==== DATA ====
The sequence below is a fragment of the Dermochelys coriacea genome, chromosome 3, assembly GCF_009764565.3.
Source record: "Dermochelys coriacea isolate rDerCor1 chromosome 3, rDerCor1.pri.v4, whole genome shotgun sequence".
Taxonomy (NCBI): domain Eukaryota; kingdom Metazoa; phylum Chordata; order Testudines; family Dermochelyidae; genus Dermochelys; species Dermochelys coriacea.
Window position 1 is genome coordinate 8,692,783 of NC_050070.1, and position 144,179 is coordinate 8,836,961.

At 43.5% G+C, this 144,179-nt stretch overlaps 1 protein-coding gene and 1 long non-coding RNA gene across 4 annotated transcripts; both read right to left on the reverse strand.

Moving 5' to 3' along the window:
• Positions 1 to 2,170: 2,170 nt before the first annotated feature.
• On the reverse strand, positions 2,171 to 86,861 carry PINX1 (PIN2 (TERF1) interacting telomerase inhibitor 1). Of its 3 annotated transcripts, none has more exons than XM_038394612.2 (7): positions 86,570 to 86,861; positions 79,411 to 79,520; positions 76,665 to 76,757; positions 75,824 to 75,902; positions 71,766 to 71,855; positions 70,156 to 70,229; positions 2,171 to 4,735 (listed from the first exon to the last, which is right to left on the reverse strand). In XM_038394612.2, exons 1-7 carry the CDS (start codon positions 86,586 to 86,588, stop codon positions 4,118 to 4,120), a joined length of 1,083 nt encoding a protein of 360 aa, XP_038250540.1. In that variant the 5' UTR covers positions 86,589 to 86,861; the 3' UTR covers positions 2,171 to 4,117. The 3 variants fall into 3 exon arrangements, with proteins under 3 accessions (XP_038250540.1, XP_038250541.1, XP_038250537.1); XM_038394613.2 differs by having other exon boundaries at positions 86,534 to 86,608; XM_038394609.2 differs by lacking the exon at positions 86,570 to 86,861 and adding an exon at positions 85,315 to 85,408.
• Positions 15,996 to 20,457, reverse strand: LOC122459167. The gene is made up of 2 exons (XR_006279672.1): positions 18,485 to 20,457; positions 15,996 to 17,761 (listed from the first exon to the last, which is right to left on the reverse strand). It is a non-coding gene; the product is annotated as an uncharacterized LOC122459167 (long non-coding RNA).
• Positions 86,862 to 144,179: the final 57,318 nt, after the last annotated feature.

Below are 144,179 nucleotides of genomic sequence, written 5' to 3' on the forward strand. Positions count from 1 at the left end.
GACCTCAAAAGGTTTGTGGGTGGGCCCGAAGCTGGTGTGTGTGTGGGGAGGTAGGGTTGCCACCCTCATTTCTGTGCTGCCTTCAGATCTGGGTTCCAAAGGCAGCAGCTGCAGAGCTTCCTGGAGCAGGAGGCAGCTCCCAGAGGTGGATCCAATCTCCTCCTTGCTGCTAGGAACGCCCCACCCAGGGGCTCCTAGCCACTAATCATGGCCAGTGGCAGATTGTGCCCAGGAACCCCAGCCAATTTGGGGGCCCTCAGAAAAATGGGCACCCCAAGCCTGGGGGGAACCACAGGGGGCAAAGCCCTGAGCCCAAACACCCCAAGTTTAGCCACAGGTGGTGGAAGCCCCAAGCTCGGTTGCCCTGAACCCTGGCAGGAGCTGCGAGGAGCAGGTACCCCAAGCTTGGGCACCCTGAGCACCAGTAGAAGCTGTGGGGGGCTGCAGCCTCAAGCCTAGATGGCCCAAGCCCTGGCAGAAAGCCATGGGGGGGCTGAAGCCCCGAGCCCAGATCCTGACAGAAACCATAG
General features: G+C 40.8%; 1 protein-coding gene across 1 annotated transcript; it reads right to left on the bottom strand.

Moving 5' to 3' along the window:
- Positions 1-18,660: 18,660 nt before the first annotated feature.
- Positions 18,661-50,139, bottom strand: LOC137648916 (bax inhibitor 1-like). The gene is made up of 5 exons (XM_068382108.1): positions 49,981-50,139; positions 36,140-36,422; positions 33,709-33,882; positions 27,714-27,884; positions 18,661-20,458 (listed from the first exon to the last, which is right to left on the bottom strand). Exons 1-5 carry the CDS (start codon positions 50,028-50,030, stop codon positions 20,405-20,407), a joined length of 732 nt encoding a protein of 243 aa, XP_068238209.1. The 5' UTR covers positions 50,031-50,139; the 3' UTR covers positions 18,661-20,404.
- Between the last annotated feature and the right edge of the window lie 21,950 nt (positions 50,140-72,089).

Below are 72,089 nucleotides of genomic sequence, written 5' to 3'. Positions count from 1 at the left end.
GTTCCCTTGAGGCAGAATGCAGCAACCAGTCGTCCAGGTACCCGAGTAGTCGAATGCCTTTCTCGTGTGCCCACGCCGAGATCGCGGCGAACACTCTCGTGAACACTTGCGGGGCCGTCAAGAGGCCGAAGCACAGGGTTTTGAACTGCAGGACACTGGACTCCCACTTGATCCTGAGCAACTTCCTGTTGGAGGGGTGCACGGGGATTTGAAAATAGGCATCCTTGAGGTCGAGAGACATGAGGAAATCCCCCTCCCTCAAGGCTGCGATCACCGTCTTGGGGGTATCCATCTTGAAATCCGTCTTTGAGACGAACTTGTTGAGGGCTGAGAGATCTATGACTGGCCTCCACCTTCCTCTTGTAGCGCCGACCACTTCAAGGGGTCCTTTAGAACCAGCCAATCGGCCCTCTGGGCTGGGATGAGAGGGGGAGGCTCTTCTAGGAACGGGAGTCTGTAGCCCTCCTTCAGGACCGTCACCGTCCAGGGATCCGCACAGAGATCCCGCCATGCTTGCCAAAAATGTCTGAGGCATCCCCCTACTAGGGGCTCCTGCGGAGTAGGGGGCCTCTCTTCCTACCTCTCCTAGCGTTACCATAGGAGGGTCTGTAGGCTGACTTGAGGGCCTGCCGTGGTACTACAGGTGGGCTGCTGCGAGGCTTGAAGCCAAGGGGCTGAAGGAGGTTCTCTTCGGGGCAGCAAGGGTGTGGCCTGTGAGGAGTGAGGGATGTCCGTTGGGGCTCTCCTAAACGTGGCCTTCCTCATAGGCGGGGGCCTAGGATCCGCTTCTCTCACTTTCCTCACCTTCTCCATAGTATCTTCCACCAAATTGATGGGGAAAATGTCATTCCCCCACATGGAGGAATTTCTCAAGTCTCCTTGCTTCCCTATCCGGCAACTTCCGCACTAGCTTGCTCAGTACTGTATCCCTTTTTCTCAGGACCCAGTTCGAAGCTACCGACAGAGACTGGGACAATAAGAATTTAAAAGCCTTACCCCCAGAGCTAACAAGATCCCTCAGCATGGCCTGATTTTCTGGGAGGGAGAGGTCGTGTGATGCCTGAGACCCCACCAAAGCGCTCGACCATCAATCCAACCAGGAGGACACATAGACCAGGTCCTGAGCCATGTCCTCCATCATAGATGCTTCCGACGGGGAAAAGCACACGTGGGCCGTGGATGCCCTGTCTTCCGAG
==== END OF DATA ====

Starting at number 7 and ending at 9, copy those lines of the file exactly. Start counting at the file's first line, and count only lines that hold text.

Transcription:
• Positions 1 to 2,170: 2,170 nt before the first annotated feature.
• On the reverse strand, positions 2,171 to 86,861 carry PINX1 (PIN2 (TERF1) interacting telomerase inhibitor 1). Of its 3 annotated transcripts, none has more exons than XM_038394612.2 (7): positions 86,570 to 86,861; positions 79,411 to 79,520; positions 76,665 to 76,757; positions 75,824 to 75,902; positions 71,766 to 71,855; positions 70,156 to 70,229; positions 2,171 to 4,735 (listed from the first exon to the last, which is right to left on the reverse strand). In XM_038394612.2, exons 1-7 carry the CDS (start codon positions 86,586 to 86,588, stop codon positions 4,118 to 4,120), a joined length of 1,083 nt encoding a protein of 360 aa, XP_038250540.1. In that variant the 5' UTR covers positions 86,589 to 86,861; the 3' UTR covers positions 2,171 to 4,117. The 3 variants fall into 3 exon arrangements, with proteins under 3 accessions (XP_038250540.1, XP_038250541.1, XP_038250537.1); XM_038394613.2 differs by having other exon boundaries at positions 86,534 to 86,608; XM_038394609.2 differs by lacking the exon at positions 86,570 to 86,861 and adding an exon at positions 85,315 to 85,408.
• Positions 15,996 to 20,457, reverse strand: LOC122459167. The gene is made up of 2 exons (XR_006279672.1): positions 18,485 to 20,457; positions 15,996 to 17,761 (listed from the first exon to the last, which is right to left on the reverse strand). It is a non-coding gene; the product is annotated as an uncharacterized LOC122459167 (long non-coding RNA).